A mixing exercise for Mix it up Monday!
Aaron Johnson, PhD is a researcher, educator, clinician, and performer who was most recently on the faculty of University Illinois Urbana-Champaign and will be joining the Department of Otolaryngology at New York University School of Medicine beginning in the fall of 2016. Today I am going to share a summary of the mixing exercise he contributed to The Vocal Athlete: Application and technique for the hybrid singer by Marci Rosenberg and Wendy LeBorgne. The exercise consists of three steps that help singers get over the fear of their break, learn to control where they transition, and eventually learn to smooth it out. I think this is a great exercise for CCM singers, especially musical theatre performers. When singers know what their options are, they have more freedom to communicate the human experience through song. I’m presenting Dr. Johnson’s exercise in bullet points below. For the full explanation, please read his contribution on pages 98-101 of the book. To see an excerpt of Dr. Johnson’s work with real-time MRI machines, watch the video at the end of this blog (I know you will enjoy it!).
“Register Transition Exploration”
- Step 1: Exploration and Acceptance of the Break
- Glide from chest to head using a comfortable vowel at mezzo-piano. As the student glides up, encourage them to take their time going through the register transition and ask them to be a passive observer of what is happening. Do the same sliding back down. Allow them to take a breath between ascending and descending glides if needed. Encourage the student to embrace the instability of their voice and let go of their fear of cracking.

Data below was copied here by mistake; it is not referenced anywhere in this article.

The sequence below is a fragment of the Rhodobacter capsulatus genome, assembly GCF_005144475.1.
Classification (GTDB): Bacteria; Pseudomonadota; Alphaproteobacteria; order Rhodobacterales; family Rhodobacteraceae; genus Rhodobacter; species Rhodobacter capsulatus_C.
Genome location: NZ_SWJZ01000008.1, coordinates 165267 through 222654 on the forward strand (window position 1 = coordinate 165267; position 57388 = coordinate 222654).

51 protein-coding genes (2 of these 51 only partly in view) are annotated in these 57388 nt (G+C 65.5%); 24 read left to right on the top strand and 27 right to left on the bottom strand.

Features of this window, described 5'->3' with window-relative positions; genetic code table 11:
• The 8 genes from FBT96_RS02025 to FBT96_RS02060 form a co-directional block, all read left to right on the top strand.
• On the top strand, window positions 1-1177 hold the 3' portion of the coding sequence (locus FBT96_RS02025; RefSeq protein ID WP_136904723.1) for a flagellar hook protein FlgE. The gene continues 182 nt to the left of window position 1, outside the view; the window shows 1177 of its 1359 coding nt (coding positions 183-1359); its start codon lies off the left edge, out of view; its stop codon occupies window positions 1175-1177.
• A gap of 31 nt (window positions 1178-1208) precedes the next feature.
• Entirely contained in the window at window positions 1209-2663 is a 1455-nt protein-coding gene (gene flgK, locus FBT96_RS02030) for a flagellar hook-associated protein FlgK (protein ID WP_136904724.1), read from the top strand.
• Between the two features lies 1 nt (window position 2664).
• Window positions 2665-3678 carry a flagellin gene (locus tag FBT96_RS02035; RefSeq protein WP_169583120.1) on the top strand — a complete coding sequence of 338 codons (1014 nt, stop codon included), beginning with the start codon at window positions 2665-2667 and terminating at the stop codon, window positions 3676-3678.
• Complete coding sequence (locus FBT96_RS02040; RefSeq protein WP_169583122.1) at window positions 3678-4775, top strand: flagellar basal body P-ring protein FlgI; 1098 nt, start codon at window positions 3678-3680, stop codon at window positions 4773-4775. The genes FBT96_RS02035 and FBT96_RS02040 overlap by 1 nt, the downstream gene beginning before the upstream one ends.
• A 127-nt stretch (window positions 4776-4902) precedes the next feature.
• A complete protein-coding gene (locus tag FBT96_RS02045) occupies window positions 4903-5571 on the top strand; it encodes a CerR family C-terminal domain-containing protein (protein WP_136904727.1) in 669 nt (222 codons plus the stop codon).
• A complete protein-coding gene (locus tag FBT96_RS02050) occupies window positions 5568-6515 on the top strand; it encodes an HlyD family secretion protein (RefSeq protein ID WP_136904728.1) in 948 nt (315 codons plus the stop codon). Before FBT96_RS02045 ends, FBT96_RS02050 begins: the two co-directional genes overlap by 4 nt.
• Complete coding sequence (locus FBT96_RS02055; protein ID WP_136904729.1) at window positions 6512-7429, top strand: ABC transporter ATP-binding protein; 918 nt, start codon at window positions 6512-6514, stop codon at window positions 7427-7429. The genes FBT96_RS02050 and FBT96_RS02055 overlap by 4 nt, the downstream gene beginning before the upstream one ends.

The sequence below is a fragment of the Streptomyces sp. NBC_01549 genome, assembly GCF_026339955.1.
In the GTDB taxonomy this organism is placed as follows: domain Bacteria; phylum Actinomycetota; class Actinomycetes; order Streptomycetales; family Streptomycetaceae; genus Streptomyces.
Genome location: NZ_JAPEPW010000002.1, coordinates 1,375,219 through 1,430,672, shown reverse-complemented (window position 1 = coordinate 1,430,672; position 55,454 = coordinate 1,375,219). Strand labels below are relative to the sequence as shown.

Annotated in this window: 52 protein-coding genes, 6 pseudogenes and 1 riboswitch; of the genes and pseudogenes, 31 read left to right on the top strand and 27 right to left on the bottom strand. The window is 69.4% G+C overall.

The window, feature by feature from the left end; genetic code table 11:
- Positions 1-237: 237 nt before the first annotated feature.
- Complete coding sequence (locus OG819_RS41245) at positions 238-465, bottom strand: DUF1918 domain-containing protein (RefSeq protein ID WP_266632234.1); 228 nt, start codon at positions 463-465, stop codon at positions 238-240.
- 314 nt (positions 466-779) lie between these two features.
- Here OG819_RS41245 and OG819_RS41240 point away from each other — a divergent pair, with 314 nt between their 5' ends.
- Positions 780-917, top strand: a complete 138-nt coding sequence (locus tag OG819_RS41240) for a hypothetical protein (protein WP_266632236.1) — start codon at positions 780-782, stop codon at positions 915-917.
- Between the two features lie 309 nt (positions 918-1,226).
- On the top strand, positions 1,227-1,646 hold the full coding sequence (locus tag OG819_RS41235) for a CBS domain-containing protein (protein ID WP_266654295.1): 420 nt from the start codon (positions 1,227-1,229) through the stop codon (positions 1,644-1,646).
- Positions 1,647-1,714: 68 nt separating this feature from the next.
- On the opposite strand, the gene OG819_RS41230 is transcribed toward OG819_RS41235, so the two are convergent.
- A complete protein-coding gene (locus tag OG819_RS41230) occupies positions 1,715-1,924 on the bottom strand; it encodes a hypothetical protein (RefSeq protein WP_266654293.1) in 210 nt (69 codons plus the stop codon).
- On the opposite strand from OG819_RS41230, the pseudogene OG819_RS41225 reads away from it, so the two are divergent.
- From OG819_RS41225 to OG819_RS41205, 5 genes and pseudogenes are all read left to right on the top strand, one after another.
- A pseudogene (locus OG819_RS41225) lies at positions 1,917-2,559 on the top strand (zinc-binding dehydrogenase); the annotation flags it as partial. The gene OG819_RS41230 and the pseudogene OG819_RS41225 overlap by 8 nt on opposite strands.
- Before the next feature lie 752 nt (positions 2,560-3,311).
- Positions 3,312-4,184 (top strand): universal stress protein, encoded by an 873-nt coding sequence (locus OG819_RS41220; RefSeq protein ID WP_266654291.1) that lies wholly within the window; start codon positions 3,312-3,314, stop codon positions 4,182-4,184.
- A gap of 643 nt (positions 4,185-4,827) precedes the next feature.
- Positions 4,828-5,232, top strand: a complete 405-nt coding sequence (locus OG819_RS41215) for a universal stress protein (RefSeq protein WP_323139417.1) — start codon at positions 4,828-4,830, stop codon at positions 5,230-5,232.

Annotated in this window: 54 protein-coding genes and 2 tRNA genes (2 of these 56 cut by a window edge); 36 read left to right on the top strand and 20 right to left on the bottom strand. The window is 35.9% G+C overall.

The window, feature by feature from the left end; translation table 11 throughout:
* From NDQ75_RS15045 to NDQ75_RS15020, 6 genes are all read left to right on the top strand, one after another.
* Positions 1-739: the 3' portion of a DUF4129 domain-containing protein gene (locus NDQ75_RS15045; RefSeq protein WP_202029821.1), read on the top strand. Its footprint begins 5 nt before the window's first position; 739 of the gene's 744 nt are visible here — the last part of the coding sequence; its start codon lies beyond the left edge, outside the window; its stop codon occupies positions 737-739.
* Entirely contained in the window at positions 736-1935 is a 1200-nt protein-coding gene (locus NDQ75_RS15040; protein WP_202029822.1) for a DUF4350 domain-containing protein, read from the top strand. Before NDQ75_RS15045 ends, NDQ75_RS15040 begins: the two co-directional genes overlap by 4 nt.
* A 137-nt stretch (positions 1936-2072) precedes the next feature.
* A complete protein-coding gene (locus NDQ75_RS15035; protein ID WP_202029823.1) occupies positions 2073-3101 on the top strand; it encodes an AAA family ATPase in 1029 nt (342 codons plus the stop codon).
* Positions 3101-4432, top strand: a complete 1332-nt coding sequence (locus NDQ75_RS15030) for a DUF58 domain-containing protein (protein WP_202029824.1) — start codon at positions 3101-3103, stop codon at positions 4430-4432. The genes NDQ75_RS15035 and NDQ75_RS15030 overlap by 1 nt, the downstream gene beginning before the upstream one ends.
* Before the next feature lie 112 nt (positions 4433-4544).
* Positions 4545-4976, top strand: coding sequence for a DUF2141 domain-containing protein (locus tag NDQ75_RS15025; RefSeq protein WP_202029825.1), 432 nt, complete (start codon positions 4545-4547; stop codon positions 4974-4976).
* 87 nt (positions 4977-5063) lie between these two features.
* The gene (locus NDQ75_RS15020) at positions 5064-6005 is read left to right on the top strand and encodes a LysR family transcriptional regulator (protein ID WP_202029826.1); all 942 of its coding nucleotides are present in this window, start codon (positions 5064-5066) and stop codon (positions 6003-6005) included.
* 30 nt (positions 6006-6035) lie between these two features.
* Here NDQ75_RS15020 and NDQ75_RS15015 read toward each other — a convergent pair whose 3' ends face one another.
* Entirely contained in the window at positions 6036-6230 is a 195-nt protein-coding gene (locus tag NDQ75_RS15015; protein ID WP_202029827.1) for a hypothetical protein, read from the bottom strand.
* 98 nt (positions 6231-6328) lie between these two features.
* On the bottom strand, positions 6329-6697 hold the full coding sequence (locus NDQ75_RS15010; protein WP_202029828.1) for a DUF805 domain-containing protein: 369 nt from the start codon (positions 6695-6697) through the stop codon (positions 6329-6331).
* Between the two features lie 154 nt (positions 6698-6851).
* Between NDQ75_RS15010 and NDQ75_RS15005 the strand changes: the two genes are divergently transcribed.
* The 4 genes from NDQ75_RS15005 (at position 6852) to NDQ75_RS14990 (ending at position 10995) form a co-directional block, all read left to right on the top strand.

- Step 2: Adjustment of Transition Location
- When the student is comfortable embracing their break, explore shifting the break to different pitch ranges. For instance, slide upwards and ask them to carry the chest register up higher than they normally would before transitioning over to head. Then as they slide down, ask them to carry the head register lower than they normally would before transitioning over to chest.
- On the next ascending slide, ask them to transition to head registser earlier than they normally would. Then on the descending glide, ask them to transition to chest register earlier than normal.
- Have the student continue to explore until they begin to feel like they have control over where their voice transitions.
- Step 3: Smoothing the Transition
- Now that the student has some control over when they transition, begin coaching them through the process of smoothly gliding up and down their range without a noticeable break between registers.
- Bonus advice: Using semi-occluded vocal tract exercises for assistance in register transitions
- Using straws and other semi-occluded vocal tract positions will help the student smooth out register transitions by increasing impedance (see The Vocal Athlete pp. 236-239 for more information).
- For the greatest amount of impedance, use a small cocktail straw. For less impedance, use larger drinking straws.
- Vowels such as /i/ and /u/ with the lips protruded and consonants such as /v/ and /z/ will also add impedance.
- Open vowels such as /a/ provide the least resistance and are the most difficult vowels to use while learning to navigate the transition.
Now for a little fun:
Thanks for reading!